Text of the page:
How can parents start a conversation about sexual misconduct by doctors?

How can parents start a conversation about sexual misconduct by doctors?
Janice Kispert, CEO of Rape Crisis Intervention Service of Carroll County, discussed what any potential victims of sexual misconduct by a medical professional should do in light of a doctor who practiced in Westminster having his medical license revoked. (BSMG file photo)

After learning that an allergy doctor who practiced in Westminster lost his license because of alleged sexual misconduct toward teen patients, Janice Kispert, CEO of Rape Crisis Intervention Service of Carroll County (RCIS), said such cases should encourage parents to talk with their children.

Surender K. Vaswani, an allergist who worked in Westminster and Columbia, had his license revoked after an investigation by the Maryland Board of Physicians found he had displayed immoral and unprofessional conduct and sexual misconduct against three teenage patients. The doctor denied wrongdoing throughout the investigation and has appealed the case to the Circuit Court for Howard County, court records show.


In cases of abuse, “by giving publicity and creating awareness..., hopefully other victims would come forward,” Kispert said.

For parents and guardians who want to start a conversation with their teenager in such cases, she suggested that a quiet time, possibly one-on-one may be a good environment to ask if there was any point they felt uncomfortable during medical treatment.

“Try not to accuse or do all of the talking,” Kispert advised. She encouraged parents to listen and offer help.

Even if a potential victim does not want to talk during this initial conversation, it may be the spark to talk at a later date, or to speak with another trusted person.

“It’s not unusual for a victim not to disclose right away or at all,” she said.

RCIS offers a 24-hour confidential hotline that serves victims of sexual assault aged 12 and older, as well as their caregivers. The hotline can be a resource for those who may not yet feel comfortable telling their caregivers about a past assault. RCIS also offers services for a person to break the news of an assault to parents in a group setting with counselors.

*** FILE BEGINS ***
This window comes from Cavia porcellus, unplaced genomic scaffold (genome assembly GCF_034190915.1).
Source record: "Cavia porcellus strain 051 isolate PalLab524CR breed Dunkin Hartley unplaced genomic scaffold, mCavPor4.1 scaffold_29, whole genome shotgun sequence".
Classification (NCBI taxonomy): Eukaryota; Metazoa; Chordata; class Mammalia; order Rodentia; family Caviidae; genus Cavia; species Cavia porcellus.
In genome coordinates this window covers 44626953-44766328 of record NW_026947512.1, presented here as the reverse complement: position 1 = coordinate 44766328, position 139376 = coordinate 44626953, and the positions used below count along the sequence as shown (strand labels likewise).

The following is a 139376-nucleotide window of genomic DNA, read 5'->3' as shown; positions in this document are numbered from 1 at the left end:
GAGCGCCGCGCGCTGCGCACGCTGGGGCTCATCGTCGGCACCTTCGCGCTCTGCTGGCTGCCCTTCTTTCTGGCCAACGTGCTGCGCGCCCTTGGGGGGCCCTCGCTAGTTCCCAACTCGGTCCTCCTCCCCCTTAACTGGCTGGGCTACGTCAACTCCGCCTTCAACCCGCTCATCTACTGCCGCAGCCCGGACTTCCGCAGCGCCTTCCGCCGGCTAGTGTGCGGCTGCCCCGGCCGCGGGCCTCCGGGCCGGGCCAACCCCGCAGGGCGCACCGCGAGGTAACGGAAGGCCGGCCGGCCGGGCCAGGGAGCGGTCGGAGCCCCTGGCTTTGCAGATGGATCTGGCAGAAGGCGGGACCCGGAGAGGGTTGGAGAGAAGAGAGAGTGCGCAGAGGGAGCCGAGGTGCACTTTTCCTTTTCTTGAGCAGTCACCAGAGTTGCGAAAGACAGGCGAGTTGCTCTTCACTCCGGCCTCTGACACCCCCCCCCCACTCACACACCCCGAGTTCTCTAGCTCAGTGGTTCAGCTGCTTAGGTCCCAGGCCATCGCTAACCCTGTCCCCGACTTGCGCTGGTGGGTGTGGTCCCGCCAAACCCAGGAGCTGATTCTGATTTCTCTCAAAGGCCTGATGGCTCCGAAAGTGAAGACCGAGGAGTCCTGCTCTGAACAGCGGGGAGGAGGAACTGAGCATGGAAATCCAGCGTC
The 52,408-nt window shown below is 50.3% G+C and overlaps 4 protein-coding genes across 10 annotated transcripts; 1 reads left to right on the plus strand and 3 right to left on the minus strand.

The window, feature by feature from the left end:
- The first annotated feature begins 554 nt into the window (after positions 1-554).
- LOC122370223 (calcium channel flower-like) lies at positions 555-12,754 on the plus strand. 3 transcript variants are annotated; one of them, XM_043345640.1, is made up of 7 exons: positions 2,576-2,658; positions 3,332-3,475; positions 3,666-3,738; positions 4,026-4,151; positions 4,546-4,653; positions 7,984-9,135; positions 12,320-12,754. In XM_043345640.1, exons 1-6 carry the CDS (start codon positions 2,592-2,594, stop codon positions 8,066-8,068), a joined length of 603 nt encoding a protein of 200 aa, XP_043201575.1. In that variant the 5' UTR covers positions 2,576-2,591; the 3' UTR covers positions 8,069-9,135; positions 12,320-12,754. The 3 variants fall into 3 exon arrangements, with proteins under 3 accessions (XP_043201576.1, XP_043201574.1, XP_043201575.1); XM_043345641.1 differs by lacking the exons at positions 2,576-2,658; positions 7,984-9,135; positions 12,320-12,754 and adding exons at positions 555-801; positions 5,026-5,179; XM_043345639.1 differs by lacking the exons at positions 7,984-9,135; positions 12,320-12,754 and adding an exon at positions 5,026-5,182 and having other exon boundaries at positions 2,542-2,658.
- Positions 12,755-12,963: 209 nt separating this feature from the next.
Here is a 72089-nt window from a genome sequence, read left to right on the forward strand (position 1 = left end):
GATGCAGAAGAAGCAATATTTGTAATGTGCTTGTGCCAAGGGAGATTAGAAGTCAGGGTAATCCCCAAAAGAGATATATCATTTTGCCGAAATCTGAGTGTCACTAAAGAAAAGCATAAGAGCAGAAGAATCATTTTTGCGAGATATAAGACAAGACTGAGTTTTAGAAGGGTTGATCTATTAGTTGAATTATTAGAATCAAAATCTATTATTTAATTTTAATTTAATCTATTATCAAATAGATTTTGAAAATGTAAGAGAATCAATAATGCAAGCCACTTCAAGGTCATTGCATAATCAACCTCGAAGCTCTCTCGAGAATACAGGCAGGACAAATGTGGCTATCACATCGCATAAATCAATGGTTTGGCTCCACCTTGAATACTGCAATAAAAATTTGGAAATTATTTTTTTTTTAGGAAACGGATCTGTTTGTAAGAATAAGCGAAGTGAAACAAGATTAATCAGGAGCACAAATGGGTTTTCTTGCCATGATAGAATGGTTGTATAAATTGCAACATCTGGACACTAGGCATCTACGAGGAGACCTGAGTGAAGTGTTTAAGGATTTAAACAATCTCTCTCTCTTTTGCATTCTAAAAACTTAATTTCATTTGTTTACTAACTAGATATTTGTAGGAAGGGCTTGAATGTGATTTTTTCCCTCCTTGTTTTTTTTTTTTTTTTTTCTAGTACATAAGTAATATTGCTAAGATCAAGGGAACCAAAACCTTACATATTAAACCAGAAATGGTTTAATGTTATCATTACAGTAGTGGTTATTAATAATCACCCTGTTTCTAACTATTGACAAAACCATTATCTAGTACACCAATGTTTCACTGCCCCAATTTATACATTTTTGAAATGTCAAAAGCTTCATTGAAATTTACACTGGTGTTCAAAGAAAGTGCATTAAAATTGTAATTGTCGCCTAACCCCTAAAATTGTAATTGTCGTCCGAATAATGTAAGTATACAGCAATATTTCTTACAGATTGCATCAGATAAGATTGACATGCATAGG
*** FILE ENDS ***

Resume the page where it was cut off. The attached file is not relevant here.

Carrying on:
“Parents can go into crisis as they hear what happened to their son or daughter,” Kispert said. RCIS extends services to those close to victims because they may experience significant guilt or anger as well.

For victims of sexual misconduct by doctors, it is not uncommon for them to become distrustful of medical professionals, she said.

“Their trust was violated. … They need help with that because that can be long-lasting. That can be lifelong," Kispert said, “especially if folks keep pushing the feelings back.”

Similar to what the organization tells students during school presentations, instinct can be valuable when recognizing misconduct during a medical exam, she said.

“If your gut feeling tells you something isn’t right, then you should probably listen to your gut,” Kispert said.

RAINN, the Rape, Abuse & Incest National Network, includes advice on its website about what is normal and not normal during a medical examination.

Warning signs can include a doctor refusing to answer questions about what they are doing during an examination, touching private areas without gloves, refusing to have another party in the examination room and insisting that a patient undress areas of the body that are not part of the examination. The organization provides more information about recognizing medical sexual abuse on the website

If a patient believes that they have experienced sexual abuse by a medical professional, RAINN recommends that they call 911 to report to local law enforcement, contact the medical facility where the abuse took place, and/or report the abuse to the state medical licensing board. A complaint can be filed with the Maryland Board of Physicians at


The RCIS 24-hour hotline for those affected by sexual assault can be reached at 410-857-7322. RCIS also takes walk-ins at their office, 224 N. Center Street, #102, Westminster from 9 a.m. to 5 p.m. Monday through Thursday and 9 a.m. to 4 p.m. Fridays.